Everyone knows that history repeats, but the cycles seem to be growing increasingly shorter.
In the spring of 2012, Florida prosecutor Angela Corey was held up as a hero after she brought second-degree murder charges against George Zimmerman for the death of Florida teen Trayvon Martin.
The activists who demanded Zimmerman be arrested got their wish, but that wish suddenly evolved from a demand that the Floridian face charges to the demand that he be convicted. Without waiting for the input of a grand jury, Corey obliged those who wanted to see Zimmerman in handcuffs. The rest of the story is history. The charges were too excessive, the burden of proof too steep. Zimmerman was acquitted and Corey was disgraced.
This familiar story might be playing out again, in Baltimore this time. The city’s prosecutor, Marilyn Mosby, found herself thrust into the limelight when she announced her intention to pursue criminal charges against the six officers involved in the arrest of Freddie Gray, a young Baltimore man who died in police custody under suspicious circumstances and whose death sparked a series of violent riots.
To prove that police used undue force when subduing or restraining a criminal suspect is a high hurdle to overcome. In an op-ed for USA Today, former federal prosecutor Gregory Wallance indicated that prosecutors might have reached too far, yet again.
Already, issues are emerging in the Gray case that give cause for concern. Crucial to the prosecution’s case is the claim that the police had no probable cause to arrest Gray for possession of a knife with an automatic spring for opening and closing, i.e., a switchblade, as alleged in the arrest report. In fact, Mosby asserted publicly in her news conference announcing the charges that “the knife was not a switchblade.” This is a crucial issue because the prosecution’s case is much stronger if the officers had no grounds to arrest Gray in the first place. Otherwise, the defense can argue that they were only doing their job when Gray was put in the police van under restraints.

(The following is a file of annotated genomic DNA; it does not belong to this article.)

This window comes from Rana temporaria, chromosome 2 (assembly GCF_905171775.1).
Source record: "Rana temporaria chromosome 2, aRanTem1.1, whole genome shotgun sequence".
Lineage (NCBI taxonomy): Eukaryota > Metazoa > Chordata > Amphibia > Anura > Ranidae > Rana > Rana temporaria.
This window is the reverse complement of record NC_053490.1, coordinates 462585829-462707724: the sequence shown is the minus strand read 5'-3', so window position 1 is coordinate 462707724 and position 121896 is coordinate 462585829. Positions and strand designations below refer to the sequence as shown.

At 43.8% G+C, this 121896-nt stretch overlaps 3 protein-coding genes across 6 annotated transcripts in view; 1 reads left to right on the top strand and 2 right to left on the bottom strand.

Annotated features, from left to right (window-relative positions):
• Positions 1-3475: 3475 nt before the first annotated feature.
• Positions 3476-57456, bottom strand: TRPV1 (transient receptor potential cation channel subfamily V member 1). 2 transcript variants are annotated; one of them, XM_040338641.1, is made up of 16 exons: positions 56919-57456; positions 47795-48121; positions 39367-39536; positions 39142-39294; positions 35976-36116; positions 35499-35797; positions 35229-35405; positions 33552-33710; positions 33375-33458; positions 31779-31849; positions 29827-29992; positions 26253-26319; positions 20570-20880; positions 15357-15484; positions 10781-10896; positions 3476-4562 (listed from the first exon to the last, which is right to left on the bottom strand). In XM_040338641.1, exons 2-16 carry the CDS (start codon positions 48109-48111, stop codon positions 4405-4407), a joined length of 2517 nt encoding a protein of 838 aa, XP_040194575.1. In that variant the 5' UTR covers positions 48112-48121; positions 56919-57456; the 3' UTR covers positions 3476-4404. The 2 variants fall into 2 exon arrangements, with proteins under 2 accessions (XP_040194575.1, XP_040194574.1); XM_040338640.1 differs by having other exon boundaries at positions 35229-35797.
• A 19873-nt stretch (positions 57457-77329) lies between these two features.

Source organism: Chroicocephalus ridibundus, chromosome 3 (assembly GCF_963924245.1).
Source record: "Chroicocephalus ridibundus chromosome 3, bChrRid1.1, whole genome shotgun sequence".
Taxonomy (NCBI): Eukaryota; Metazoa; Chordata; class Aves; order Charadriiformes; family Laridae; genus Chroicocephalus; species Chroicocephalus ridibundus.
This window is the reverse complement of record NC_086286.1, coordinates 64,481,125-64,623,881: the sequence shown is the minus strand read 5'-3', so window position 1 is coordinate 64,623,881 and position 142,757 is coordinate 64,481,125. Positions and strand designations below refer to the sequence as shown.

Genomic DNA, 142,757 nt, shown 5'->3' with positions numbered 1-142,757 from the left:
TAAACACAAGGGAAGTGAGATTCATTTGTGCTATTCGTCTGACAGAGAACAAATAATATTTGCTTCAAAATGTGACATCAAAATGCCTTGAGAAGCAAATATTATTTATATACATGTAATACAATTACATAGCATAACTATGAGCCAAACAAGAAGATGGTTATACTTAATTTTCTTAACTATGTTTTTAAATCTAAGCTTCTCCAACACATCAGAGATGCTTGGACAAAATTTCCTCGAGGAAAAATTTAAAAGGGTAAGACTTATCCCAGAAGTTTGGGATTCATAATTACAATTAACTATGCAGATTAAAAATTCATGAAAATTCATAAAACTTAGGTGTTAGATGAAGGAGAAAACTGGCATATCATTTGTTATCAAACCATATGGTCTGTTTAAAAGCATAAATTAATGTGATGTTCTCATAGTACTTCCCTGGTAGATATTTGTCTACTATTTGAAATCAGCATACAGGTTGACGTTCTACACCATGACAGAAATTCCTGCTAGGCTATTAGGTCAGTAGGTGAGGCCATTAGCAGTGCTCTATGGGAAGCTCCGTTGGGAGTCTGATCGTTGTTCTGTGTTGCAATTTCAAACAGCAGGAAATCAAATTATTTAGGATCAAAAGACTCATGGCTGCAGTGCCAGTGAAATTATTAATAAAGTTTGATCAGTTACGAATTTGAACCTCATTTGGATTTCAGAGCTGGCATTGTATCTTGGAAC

Indeed, the very first defense motion, filed Monday, claimed that the knife was illegal and sought permission to examine it. According to news reports, before the charges were brought, a Baltimore police task force report (not yet made public) found that the knife was “spring-assisted” and illegal under local law.
This doesn’t mean Mosby got it wrong or shouldn’t have brought the charges, but it does illustrate why, especially in police brutality cases, prosecutors must be thorough. Did she or her investigators interview the authors of the report to better understand why they reached that conclusion, or whether it was animated by bias in favor of the officers? Did Mosby ask an independent expert to examine the knife and give her an objective assessment? Did she even look at the knife? We don’t know but Mosby waited only about 24 hours after receiving the task force report before filing the charges.
CNN reported on Thursday that sources linked to Baltimore police revealed information to the network that undercut the charges brought against officers by Mosby.
The CNN reporters and anchors noted, and not without reason, that the leaks they have heard that support the defendants’ claims are likely designed to create doubt about the guilt of these six officers. Nevertheless, the suggestion that an autopsy does not support the charge of homicide and that Gray’s arrest was justified are not minor claims.
It is possible that there was prosecutable police misconduct in the arrest and ultimate death of Freddie Gray. It’s just as possible that the charges against these officers are unsupported and that prosecutors were compelled to file them in order to sate a restless mob. If the latter ends up being the case, don’t expect anyone to learn any hard lessons from this episode. Be prepared for history to repeat yet again, and sooner than you might hope.